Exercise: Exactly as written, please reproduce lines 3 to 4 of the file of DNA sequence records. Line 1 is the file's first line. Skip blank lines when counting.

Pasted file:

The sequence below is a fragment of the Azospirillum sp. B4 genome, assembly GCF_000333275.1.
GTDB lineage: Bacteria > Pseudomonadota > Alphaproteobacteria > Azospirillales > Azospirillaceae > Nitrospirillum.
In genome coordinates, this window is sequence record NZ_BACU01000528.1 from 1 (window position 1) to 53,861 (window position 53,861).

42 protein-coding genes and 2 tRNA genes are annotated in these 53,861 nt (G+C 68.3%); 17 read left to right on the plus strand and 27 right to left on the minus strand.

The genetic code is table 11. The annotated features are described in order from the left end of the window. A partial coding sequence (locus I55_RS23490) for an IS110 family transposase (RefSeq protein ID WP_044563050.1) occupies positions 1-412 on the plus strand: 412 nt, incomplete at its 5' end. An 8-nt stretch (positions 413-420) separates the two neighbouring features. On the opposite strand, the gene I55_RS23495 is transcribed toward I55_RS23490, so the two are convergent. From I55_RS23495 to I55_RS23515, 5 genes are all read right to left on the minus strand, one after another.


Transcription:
In genome coordinates, this window is sequence record NZ_BACU01000528.1 from 1 (window position 1) to 53,861 (window position 53,861).

42 protein-coding genes and 2 tRNA genes are annotated in these 53,861 nt (G+C 68.3%); 17 read left to right on the plus strand and 27 right to left on the minus strand.